Travel and reservation franchising company Cendant Corp. said today that it will buy Galileo International Inc., the second-largest computerized travel reservations company, for US$2.9 billion in cash and stocks.
In a statement, New York-based Cendant said it will pay cash and stock worth $33 for each Galileo share. In addition, Cendant will assume $600 million in debt. The transaction is expected to close this fall after approval by Galileo shareholders and federal regulators. The acquisition is expected to add 10 cents to 14 cents per share to Cendant's 2002 earnings, Cendant said.
The news comes 10 days after the two companies confirmed that they were in merger talks.
The deal is expected to boost Cendant's travel services business and position it as a direct competitor against Fort Worth, Texas-based Sabre Holdings Corp., the No. 1 computerized travel reservations company.
"Galileo's technology expertise and Internet capabilities will accelerate Cendant's ability to take advantage of the growth in online travel bookings," said Samuel Katz, Cendant's chief strategic officer, in the statement.
Cendant currently owns the hotel chains Ramada, Days Inn and Super 8, as well as rental car company Avis Group Holdings Inc. It also owns WizCom, a global provider of electronic reservations processing and information management systems for the travel industry.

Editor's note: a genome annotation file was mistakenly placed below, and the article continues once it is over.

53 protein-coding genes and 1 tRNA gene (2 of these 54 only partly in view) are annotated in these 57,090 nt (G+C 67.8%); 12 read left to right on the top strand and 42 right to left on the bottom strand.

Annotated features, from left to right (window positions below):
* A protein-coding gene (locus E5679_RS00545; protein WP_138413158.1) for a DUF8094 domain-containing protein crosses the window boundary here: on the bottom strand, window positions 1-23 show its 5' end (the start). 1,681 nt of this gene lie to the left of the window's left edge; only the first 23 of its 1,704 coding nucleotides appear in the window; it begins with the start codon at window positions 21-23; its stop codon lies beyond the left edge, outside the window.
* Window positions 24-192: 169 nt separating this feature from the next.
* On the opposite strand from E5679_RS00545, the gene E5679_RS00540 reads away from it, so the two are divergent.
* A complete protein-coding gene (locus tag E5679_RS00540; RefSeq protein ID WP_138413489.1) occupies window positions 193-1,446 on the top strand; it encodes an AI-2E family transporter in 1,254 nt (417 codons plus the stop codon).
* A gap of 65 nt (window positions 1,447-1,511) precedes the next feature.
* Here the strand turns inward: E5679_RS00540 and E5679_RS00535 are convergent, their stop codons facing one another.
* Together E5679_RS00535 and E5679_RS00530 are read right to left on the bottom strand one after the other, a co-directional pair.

Galileo, based in Rosemont, Ill., said it has access to approximately 500 airlines, 40 car rental companies and 45,000 hotel properties worldwide. Galileo processes 92 billion transactions annually through its reservation system and has locations in 107 countries. The company, which has had to compete against the continuing shift toward online ticketing sites, reported sales of $1.64 billion in 2000 and put itself up for sale in October.
Galileo's biggest shareholder, United Air Lines Inc., which has an 18 percent stake in the company, has agreed to support the acquisition, the companies said.
Kate Rice, an analyst at online travel research firm PhoCusWright Inc. in Sherman, Conn., said the deal makes sense for Galileo, since it was in trouble financially and wanted to be bought.
"And Cendant, which is mainly a travel supplier, can expand in a business it already has more than a toehold in with WizCom," she said.